Mediation and Arbitration
Instead of arguing your case in court, in certain circumstances – sometimes by choice, sometimes not – your case may be sent to mediation or arbitration in order to reach a legally binding agreement between the two parties.
Mediation is an alternate method to attempt to settle the issues in your case outside of the courtroom. It’s you and your lawyer, your spouse and their lawyer, and the mediator. You have your room and they have theirs. The mediator shuttles back and forth between the rooms carrying settlement proposals between the parties and adding comments, suggestions and usually years of experience as an attorney and/or a judge to the mix.
In the end, you might reach a “mediated settlement agreement.” Because it’s a negotiated agreement, it’s likely that you won’t like it, but you’ll be able to live with it.
The positives to mediation are numerous. They include the fact that the rules of evidence and procedure don’t apply. Therefore, you’re able to tell the mediator anything and everything without worrying about garnering an objection from the opposing counsel. Nothing you tell the mediator can ever come into court, so you can feel free to wheel and deal as you please. Nor can the mediator ever reveal what was said in mediation outside the confines of the mediation itself. So, what you say in mediation actually stays in mediation.
Because the mediator can, and will, listen to all you have to say, not only can it be cathartic in nature, but it allows you, with the assistance of the mediator and your attorney, to arrive at a creative and tailor-made solution to your case, and you have more than a few hours to get this done. It also allows a third party, the mediator, to see not only the strengths in your case, but also the weaknesses. Remember, the mediator’s job is to settle your case. Your lawyer is there to advocate for you and to make sure you know the law and how it applies to your case, and to evaluate the offers that you make and the offers that you receive.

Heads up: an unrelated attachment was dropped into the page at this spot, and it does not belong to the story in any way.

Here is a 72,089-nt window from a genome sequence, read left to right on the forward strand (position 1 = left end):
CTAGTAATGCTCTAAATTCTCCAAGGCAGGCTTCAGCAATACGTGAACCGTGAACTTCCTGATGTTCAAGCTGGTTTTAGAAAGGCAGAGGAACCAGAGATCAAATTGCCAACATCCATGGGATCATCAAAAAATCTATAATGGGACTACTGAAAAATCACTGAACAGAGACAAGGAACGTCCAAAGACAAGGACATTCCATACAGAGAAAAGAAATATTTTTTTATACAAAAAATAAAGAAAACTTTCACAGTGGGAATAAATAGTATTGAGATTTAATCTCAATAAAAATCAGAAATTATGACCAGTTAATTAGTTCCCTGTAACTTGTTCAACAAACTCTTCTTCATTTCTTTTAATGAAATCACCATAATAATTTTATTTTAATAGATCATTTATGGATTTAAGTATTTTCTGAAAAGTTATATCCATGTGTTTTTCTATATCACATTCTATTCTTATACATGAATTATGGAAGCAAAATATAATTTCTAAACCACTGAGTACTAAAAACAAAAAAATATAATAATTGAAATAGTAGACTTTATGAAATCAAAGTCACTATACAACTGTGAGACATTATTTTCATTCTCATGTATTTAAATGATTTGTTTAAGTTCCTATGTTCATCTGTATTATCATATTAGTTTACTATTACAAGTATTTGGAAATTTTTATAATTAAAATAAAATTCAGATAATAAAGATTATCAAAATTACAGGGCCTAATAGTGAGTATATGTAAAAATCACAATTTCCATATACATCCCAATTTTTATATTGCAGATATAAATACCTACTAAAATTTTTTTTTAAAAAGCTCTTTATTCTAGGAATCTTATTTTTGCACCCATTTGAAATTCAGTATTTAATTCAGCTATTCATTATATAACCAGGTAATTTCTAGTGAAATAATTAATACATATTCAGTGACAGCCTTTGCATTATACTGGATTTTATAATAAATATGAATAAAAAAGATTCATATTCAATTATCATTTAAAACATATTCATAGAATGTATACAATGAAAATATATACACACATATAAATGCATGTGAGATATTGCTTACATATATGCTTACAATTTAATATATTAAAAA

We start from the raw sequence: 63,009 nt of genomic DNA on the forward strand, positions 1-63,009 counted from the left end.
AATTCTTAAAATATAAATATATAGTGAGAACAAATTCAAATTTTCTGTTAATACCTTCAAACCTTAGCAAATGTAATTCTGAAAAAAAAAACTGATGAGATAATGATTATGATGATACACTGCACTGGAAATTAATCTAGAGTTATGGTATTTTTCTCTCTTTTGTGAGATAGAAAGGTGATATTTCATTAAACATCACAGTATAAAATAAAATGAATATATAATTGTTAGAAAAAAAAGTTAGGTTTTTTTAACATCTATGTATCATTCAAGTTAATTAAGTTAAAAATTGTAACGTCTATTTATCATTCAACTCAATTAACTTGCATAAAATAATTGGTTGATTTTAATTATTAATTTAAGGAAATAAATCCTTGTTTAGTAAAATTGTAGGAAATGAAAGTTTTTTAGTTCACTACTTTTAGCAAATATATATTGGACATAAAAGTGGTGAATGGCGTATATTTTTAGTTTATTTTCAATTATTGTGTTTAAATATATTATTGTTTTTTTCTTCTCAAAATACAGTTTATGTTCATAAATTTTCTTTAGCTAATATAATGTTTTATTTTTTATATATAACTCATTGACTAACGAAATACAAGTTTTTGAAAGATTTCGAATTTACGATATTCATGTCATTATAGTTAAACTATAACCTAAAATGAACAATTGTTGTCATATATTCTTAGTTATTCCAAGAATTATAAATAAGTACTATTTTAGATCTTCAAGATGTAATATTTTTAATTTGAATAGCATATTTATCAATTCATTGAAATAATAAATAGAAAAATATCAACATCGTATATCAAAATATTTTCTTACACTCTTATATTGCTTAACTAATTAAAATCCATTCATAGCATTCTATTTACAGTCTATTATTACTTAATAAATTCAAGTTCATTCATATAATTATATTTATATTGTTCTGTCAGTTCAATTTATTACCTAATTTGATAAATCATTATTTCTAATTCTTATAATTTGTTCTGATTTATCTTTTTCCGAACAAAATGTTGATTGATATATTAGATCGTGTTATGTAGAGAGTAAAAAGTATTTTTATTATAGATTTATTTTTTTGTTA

If you reach a mediated settlement agreement, presuming that it meets all of the statutory requirements of the Texas Family Code, once the parties and the lawyers present have signed the agreement, it becomes binding in all but the rarest of circumstances. Knowing that the end to litigation is now in sight is a relief for many clients. However, because of the binding nature of the mediated settlement agreement, you need to make sure that the attorney with you is well-versed in all aspects of family law so that you have covered all of your bases and negotiated the best possible deal that you can reach. You also need an advocate, a mediation lawyer, who can be certain that your mediated settlement agreement, in fact, does comport with all the requirements of the Texas Family Code, so that it is binding once signed.
In its essence, arbitration is the private adjudication of disputed matters of fact and law that would otherwise be resolved in court. Cases are usually referred to arbitration either by contract (as in a prenuptial agreement) or by agreement of the parties after the petition for divorce is filed and served. The arbitrator is empowered to hear evidence, find facts, and, frequently, render binding decisions.
Although arbitration resembles the civil trial process in several respects, it is not often used in divorce and family law. For many people, the following features of arbitration can make the procedure especially attractive:
- Arbitration proceedings occur in private and not in open court.
- Arbitration can be scheduled at the convenience of the parties rather than under the constraints of a crowded court docket.
- Depending on the issues, an arbitrator might have a better appreciation for the issues in your case than a district court judge.
Learn more about mediation and arbitration at the links below.